The Art Of Kintsugi

Mind your Meals: Part One
November 5, 2019

At The Artistic Recovery, we recently hosted a Kintsugi workshop. Kintsugi is the Japanese art of mending broken pottery by filling the cracks with gold. 

The significance of Kintsugi is that it takes something broken and makes it even more beautiful when mended back together by filling the cracks with gold. This is to emphasize the beauty of what was once broken. Our struggles are what make us beautiful and Kintsugi teaches us to wear our scars proudly. 

During the workshop, we discussed how Kinsugi is relevant to our experiences in recovery because like Kintsugi, recovery is a process of taking what was once broken and making it whole again. The more we experience, the wiser we become and deeper we understand ourselves. When things happen that cause us pain, in the moment we do not think about the lessons and growth we experience from going through it. But oftentimes we can look back and understand those experiences as part of what makes us who we are and feel proud of how far we have come. We look at what we have been through as evidence of how strong we are. When something happens that makes us feel broken, we can allow it to take away that piece of ourselves and remain broken, or we can put ourselves back together. Not only are we able to put the pieces back together, but we can become even more beautiful than before when we are able to embrace our struggles, and heal ourselves emotionally, spiritually, and physically. 

During the workshop, sometimes someone would have their bowl complete with all the pieces together and one of the pieces would fall back off. We discussed how this reflected real life because even after we put ourselves together, things can still happen to throw us for a loop and cause us to “break” again. We can experience a relapse or painful event that sets us back in our progress until we decide to put ourselves back together again. 

Another lesson this made me think about is that when we are broken, we do have to make an effort to fix ourselves in order to get better. We can choose to remain broken or we can choose to try and fix what is broken. This choice is always available to us, and sometimes we allow our doubt in ourselves to prevent us from trying at all. We might feel as though we do not deserve a chance, do not deserve love, or are not worthy of becoming a better person. 

Everyone on this Earth is worthy of love and a good life. All it takes is to believe this is true for yourself to let go of the doubt that prevents you from making progress towards change. Someone does not begin to heal until they make the decision and take action towards change. This illustrates gluing our pieces back together instead of leaving the bowl broken. When we stop feeling ashamed of our past and learn to embrace what we have been through as part of what makes us who we are, this is the gold (“silver lining”) that makes what was once broken beautiful again. I think a lot of people forget to give themselves credit for how far they have come in recovery, and that is unfortunate because it would have been easy for them to remain broken, anyone can do that. It takes strength and courage to decide to put yourself back together. Nothing changes if nothing changes. Recovery is a process of changing your life for the better and taking all of the pain and struggles you have been through, accepting and overcoming them, and becoming a better person because of it. This is something to be proud of. The individuals participating in this workshop were all at different points in their recovery journey, but just being there was indicative of their effort towards change and progress. Some felt like at that moment they were broken and knew something had to change so they were just beginning to put pieces back together. Some felt that they had been putting the pieces of their life back together for a while now and are able to see the silver lining in what they had been through. Regardless of where someone was currently at in their life, they were able to appreciate the value of this workshop in regards to how it relates to their lives and experiences.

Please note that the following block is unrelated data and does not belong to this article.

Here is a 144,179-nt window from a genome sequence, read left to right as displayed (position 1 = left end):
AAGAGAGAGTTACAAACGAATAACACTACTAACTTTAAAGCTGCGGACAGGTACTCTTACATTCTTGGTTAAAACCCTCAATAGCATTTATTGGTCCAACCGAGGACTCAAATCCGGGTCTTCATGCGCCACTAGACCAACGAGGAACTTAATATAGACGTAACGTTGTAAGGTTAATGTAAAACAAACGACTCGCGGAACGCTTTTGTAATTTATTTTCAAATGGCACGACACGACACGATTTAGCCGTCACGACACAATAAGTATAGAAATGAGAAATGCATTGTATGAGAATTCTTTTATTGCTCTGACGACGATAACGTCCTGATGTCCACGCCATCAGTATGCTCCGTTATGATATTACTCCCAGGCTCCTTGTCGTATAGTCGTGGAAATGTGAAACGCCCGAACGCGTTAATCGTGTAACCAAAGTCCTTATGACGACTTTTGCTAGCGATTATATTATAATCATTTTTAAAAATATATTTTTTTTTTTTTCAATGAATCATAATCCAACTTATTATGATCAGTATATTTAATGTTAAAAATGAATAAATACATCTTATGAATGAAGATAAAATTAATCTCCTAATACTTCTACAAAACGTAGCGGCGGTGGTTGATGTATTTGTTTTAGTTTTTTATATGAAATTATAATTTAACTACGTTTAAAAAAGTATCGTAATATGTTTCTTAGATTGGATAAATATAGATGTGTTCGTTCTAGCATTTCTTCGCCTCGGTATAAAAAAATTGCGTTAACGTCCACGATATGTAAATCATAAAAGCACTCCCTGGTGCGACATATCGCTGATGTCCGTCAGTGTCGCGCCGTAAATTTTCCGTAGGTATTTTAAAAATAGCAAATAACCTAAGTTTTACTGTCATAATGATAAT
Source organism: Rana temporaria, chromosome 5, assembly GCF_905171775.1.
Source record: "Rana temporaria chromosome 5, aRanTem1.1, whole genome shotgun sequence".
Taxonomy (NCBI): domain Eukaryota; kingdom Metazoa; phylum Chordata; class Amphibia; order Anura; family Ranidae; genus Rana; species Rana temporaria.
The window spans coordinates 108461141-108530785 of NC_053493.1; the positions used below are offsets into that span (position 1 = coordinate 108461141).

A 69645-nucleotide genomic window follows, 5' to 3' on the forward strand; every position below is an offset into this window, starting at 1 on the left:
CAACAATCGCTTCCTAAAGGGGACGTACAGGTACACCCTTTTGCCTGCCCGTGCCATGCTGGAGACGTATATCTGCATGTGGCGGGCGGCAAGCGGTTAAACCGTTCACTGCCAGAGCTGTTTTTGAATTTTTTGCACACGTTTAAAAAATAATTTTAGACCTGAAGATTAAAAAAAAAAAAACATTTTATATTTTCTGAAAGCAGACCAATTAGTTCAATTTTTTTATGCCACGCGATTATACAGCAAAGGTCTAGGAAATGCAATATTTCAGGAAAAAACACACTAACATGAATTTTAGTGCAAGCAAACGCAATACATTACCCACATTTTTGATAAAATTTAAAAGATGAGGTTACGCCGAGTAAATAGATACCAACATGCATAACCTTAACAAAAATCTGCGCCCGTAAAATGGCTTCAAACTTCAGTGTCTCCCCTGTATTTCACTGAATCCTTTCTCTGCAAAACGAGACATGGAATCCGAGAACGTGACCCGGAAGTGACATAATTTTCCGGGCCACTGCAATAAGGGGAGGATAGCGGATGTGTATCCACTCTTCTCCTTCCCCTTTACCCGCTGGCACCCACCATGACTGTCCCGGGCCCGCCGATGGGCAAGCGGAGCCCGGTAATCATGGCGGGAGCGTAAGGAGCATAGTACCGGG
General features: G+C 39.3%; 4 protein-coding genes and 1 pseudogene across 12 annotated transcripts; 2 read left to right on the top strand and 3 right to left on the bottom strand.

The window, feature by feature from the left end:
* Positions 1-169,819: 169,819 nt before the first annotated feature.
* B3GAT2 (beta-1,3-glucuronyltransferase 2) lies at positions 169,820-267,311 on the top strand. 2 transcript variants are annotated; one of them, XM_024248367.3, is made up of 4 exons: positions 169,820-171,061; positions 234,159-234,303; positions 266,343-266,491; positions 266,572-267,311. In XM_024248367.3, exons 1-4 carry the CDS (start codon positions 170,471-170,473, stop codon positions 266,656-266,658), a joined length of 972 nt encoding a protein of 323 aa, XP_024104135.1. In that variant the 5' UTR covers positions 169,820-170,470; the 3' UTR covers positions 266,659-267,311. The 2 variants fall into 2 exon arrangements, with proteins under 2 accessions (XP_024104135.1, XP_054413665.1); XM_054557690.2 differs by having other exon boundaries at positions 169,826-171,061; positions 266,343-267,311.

Hopefully this will inspire people to realize that instead of remaining broken, they can put the pieces back together and find that silver lining. Recovery is what makes this possible. Through recovery, we can learn to embrace our struggles as part of what makes us strong, whole, and beautiful.

History of Kintsugi and it’s Meaning

The art of Kintsugi dates back to the 15th century when it is believed that Japanese shogun Ashikaga Yoshimasa sent a damaged Chinese tea bowl to China for repairs. When it returned having been repaired with ugly metal staples, the Japanese were prompted to try and identify more aesthetic means of repair. This is when they began repairing broken pottery using lacquer dusted or mixed with powdered gold, silver, or platinum to mend the areas of breakage. Kintsugi (Kin=Gold and Tsugi=Repair) is a philosophy that treats the breakage and repair as part of an object's history and not something that should be hidden. This poignancy of existence is known in Japan as ‘mono no aware’, or a compassionate sensitivity, towards objects outside of one’s self. The Japanese feel that marks of wear by the use of an object add to its aesthetic value, and highlighting the cracks marks an event in the object’s life instead of allowing its service to end when a break happens. The Japanese philosophy of Mushin or “no mind” relates to Kintsugi in that it embraces concepts such as non-attachment and acceptance of change.


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